Cuelure but not zingerone make the sex pheromone of male Bactrocera tryoni (Tephritidae: Diptera) more attractive to females
Kumaran, Nagalingam, Hayes, R. Andrew, & Clarke, Anthony R. (2014) Cuelure but not zingerone make the sex pheromone of male Bactrocera tryoni (Tephritidae: Diptera) more attractive to females. Journal of Insect Physiology, 68, 36 - 43.
In tephritid fruit flies of the genus Bactrocera Macquart, a group of plant derived compounds (sensu amplo ‘male lures') enhance the mating success of males that have consumed them. For flies responding to the male lure methyl eugenol, this is due to the accumulation of chemicals derived from the male lure in the male rectal gland (site of pheromone synthesis) and the subsequent release of an attractive pheromone. Cuelure, raspberry ketone and zingerone are a second, related group of male lures to which many Bactrocera species respond. Raspberry ketone and cuelure are both known to accumulate in the rectal gland of males as raspberry ketone, but it is not known if the emitted male pheromone is subsequently altered in complexity or is more attractive to females. Using Bactrocera tryoni as our test insect, and cuelure and zingerone as our test chemicals, we assess: (i) lure accumulation in the rectal gland; (ii) if the lures are released exclusively in association with the male pheromone; and (iii) if the pheromone of lure-fed males is more attractive to females than the pheromone of lure-unfed males. As previously documented, we found cuelure was stored in its hydroxyl form of raspberry ketone, while zingerone was stored largely in an unaltered state. Small but consistent amounts of raspberry ketone and Î²-(4-hydroxy-3-methoxyphenyl)-propionic acid were also detected in zingerone-fed flies. Males released the ingested lures or their analogues, along with endogenous pheromone chemicals, only during the dusk courtship period. More females responded to squashed rectal glands extracted from flies fed on cuelure than to glands from control flies, while more females responded to the pheromone of calling cuelure-fed males than to control males. The response to zingerone treatments in both cases was not different from the control. The results show that male B. tryoni release ingested lures as part of their pheromone blend and, at least for cuelure, this attracts more females.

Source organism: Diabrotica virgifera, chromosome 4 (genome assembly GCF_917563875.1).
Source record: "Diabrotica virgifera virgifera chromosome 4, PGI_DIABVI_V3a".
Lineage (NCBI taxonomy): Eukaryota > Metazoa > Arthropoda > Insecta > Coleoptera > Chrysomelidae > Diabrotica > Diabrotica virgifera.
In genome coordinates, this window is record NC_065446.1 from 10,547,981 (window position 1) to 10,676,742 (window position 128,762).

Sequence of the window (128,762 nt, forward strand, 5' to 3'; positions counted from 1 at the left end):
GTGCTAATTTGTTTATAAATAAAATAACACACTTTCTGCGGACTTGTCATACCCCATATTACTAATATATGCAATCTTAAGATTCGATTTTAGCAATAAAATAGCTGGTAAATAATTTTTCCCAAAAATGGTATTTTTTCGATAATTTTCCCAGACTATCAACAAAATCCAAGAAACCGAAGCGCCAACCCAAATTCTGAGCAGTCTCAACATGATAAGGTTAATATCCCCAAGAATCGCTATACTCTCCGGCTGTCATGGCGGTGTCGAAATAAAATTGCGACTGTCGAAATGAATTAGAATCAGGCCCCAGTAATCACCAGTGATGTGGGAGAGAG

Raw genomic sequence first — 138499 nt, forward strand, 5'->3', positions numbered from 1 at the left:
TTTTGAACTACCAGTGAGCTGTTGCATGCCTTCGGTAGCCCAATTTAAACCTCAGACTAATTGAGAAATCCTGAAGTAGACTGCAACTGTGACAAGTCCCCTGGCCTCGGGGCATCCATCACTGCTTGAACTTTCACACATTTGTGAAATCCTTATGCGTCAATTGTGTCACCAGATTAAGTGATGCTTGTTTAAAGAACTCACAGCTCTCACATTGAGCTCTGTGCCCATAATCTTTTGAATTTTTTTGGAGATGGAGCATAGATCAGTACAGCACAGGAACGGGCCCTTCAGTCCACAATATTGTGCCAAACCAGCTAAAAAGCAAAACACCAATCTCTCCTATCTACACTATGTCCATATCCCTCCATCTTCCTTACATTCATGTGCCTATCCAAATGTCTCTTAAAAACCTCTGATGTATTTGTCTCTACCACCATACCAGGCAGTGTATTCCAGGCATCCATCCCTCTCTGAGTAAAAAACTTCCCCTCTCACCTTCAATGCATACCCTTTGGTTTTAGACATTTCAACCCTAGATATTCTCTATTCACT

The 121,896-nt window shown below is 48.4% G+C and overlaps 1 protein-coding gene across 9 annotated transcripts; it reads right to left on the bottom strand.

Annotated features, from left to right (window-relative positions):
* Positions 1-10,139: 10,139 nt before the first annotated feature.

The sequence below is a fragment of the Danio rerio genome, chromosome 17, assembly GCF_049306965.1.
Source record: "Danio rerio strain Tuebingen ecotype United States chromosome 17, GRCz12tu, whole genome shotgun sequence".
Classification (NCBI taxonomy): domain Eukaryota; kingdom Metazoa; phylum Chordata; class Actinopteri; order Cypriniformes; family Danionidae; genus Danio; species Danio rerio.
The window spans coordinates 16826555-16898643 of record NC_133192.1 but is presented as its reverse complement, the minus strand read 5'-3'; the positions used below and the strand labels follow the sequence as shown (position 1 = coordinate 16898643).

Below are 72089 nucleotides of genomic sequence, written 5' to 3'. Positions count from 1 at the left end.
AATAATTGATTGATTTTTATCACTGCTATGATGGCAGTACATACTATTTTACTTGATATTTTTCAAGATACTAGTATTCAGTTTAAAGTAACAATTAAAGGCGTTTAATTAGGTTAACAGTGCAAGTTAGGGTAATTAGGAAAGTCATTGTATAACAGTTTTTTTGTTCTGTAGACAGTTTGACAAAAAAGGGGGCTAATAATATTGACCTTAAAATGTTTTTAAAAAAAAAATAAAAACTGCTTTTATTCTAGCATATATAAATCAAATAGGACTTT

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|Item Type:||Journal Article|
|Keywords:||Mate selection, Mating, Courtship, Male lures, Methyl eugenol, Raspberry ketone|
|Divisions:||Current > Schools > School of Earth, Environmental & Biological Sciences
Current > QUT Faculties and Divisions > Science & Engineering Faculty
|Copyright Owner:||Copyright 2014 Elsevier Ltd.|
|Copyright Statement:||NOTICE: this is the author’s version of a work that was accepted for publication in Journal of Insect Physiology. Changes resulting from the publishing process, such as peer review, editing, corrections, structural formatting, and other quality control mechanisms may not be reflected in this document. Changes may have been made to this work since it was submitted for publication. A definitive version was subsequently published in Journal of Insect Physiology, Volume 68, September 2014, DOI; 10.1016/j.jinsphys.2014.06.015|
|Deposited On:||18 Dec 2014 05:24|
|Last Modified:||13 Oct 2015 11:26|
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